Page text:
Ask the expert: Careful what you wish ford
Richard Hayes, chief executive of the Institute of Highway Engineers, answers a call for help from a member of the public on the hazards of taking your vehicle through what may turn out to be very deep water.
Richard Hayes writes:
The arrangements for signing of fords are included in the Traffic Signs Manual Chapter 4 Warning Signs. 10.1 Fords and floods…10.1.1. The ‘Ford’ sign to diagram 554 should be used at all fords, even those which dry up in summer. The sign should also be placed at the entry to the road leading to the ford, accompanied by a distance plate with or without an arrow as appropriate. Where a road is subjected to frequent flooding, the ‘Ford’ sign may be supplemented by a ‘Road liable to flooding’ plate. While the water depth gauge is no longer a prescribed sign, authorities are encouraged to continue to place these indications at locations where the ford might become impassable in times of flood. 10.1.2. The ‘Flood’ sign to diagram 554A may be displayed only for as long as the hazard continues to exist or is expected to recur in the near future. It may be accompanied by a distance plate with or without an arrow as appropriate and should be followed, beyond the flooded length of road, by a ‘Try your brakes’ sign to diagram 554.1 (S2 2 39, see Figure 10-3). If the water depth makes the road impassable, a ‘ROAD AHEAD CLOSED’ sign, placed at each end of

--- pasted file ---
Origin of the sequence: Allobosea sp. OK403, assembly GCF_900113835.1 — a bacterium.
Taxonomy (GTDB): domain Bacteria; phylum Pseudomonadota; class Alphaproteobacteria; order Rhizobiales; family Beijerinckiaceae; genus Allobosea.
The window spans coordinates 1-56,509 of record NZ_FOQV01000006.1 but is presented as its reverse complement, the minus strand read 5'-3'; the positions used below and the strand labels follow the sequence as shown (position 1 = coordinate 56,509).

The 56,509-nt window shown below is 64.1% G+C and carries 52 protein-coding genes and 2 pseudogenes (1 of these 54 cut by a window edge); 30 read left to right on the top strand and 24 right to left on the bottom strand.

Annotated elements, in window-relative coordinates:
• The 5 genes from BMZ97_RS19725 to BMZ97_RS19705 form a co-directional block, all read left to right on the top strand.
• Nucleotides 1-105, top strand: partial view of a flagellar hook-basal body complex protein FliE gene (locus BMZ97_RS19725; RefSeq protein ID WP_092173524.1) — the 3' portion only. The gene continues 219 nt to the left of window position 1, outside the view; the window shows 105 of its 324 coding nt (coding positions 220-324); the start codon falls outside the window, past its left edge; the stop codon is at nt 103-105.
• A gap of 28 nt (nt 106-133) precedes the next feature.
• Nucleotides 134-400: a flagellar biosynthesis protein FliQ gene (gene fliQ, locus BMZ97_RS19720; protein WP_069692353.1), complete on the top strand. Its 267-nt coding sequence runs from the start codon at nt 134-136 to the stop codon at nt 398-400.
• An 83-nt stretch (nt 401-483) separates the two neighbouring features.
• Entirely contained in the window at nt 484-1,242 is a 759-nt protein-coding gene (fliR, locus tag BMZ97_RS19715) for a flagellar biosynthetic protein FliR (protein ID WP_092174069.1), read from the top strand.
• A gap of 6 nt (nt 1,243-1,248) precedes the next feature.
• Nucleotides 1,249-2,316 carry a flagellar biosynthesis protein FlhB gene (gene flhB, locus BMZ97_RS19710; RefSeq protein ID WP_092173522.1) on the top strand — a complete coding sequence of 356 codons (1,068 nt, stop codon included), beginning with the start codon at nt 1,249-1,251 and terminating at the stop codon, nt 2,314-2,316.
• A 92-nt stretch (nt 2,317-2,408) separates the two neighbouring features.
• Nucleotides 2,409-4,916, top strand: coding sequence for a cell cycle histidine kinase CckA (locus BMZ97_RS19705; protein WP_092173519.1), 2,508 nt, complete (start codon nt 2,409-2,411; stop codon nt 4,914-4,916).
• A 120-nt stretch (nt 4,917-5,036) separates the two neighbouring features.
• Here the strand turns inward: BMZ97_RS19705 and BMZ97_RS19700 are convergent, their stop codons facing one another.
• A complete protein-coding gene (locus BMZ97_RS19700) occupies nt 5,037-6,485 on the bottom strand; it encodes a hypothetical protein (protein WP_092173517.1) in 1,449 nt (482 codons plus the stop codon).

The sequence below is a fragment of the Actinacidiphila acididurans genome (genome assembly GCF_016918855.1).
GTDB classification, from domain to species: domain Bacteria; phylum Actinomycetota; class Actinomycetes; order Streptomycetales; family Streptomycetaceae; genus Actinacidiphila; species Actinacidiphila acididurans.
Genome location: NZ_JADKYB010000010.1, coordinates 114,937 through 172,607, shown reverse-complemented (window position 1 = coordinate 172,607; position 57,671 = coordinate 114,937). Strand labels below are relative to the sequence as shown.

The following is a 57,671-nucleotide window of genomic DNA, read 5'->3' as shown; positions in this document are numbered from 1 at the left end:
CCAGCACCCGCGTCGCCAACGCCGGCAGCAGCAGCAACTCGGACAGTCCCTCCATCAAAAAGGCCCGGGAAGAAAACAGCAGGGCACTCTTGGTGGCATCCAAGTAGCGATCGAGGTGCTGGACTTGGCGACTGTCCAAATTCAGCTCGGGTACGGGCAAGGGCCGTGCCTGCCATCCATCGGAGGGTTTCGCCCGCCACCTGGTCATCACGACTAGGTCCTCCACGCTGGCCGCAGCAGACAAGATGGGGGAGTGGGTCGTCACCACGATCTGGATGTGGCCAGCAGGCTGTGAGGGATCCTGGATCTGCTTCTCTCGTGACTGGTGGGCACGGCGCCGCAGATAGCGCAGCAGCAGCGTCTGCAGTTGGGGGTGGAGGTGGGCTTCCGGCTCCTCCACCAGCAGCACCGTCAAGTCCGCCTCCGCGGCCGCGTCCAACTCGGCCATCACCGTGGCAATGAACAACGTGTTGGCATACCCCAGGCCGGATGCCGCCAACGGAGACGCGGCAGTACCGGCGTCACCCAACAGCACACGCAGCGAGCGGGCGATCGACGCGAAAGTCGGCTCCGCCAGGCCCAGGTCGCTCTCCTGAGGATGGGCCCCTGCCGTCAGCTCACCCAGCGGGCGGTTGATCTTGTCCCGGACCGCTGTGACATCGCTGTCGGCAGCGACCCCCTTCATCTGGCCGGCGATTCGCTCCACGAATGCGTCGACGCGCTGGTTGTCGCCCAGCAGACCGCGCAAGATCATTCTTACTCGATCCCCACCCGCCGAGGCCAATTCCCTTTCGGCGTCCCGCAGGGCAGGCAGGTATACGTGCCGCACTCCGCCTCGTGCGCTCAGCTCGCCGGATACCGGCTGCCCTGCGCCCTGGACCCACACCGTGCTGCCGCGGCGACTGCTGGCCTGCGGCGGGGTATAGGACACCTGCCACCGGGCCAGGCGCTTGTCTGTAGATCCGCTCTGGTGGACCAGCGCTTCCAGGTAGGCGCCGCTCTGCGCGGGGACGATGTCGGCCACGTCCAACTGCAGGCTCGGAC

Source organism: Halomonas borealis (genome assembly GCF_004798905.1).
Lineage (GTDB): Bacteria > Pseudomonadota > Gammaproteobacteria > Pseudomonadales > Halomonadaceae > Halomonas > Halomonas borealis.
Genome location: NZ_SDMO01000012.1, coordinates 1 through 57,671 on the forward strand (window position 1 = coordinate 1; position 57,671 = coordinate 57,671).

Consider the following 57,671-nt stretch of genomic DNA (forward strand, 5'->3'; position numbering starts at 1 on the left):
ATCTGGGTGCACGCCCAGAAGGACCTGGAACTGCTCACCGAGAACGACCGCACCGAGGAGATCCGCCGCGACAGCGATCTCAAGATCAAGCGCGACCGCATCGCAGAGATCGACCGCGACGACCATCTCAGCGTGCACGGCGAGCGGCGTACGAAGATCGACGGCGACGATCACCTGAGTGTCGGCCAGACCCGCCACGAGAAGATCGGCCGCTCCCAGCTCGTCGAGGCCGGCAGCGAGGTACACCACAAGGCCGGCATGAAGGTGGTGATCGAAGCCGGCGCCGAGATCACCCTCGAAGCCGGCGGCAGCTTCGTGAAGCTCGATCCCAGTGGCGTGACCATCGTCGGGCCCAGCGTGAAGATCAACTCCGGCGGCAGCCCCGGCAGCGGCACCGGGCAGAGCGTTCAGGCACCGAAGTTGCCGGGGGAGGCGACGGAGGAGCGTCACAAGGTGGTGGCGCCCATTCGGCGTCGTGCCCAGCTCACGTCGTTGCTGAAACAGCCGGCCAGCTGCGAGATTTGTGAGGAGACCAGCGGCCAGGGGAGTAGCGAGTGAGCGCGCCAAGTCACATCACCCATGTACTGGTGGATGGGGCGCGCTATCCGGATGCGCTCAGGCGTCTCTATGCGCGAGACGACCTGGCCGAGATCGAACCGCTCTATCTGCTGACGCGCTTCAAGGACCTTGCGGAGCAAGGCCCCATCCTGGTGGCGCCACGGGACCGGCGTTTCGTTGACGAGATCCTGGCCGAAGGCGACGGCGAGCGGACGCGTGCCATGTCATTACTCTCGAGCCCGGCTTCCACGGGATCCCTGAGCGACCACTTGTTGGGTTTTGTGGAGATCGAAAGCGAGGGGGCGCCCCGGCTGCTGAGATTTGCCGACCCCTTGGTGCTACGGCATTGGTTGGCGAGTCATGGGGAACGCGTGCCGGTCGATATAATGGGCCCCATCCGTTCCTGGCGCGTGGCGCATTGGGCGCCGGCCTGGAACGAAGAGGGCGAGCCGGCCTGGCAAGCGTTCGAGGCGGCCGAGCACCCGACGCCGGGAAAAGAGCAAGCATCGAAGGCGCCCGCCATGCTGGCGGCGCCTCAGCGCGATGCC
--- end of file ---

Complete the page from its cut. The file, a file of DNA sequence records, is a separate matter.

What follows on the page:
the closure at junctions where traffic can be diverted, would be more appropriate.
10.1.3. The ‘Try your brakes’ sign should also be installed on the exit side of a ford. Given the likely minor status of the road, adequate warning is usually provided if these signs are mounted on the reverse of the ‘Ford’ signs. 10.1.4. This sign may also be used with signs associated with steep hills and escape lanes (see section 6). The largest size (1500 mm) could be used in these instances, but not at fords. 10.1.5. Depth gauges should be provided at fords or locations where flooding is known to be a persistent problem (see Figure 10-4). The zero level is the lowest part of the carriageway. Gauges should be sited so that the depth of water can be seen by road users on both
approaches. These are not prescribed by the Regulations and need to be authorized by the appropriate national authority.
Responsibility for any issues will lie with the local highway authority, which should erect appropriate warning signs as per the above regulations. When excessive flooding does occur, both the police and highway authority have the emergency power to close the road for the duration of the event. When there is evidence of a significant number of incidents, the highway authority should review the situation. However, this may will lead to a more restrictive use of the road, e.g. closure.
In 2012, it was decided to close Stanhope Ford in County Durham permanently to vehicles in the interest of public safety following a public inquiry. In a previous job role, I was responsible for the management of the causeway to the Holy Island of Lindisfarne (pictured, above) off the north Northumberland Coast, where each day on two occasions the road was submerged and several vehicles have been trapped in deep water.
Despite considering very technical solutions to warn drivers and extensive publicity, neither I nor the local community were able to prevent incidents reoccurring, with a van being caught out as recently as March. Obviously full closure of this route was not an option!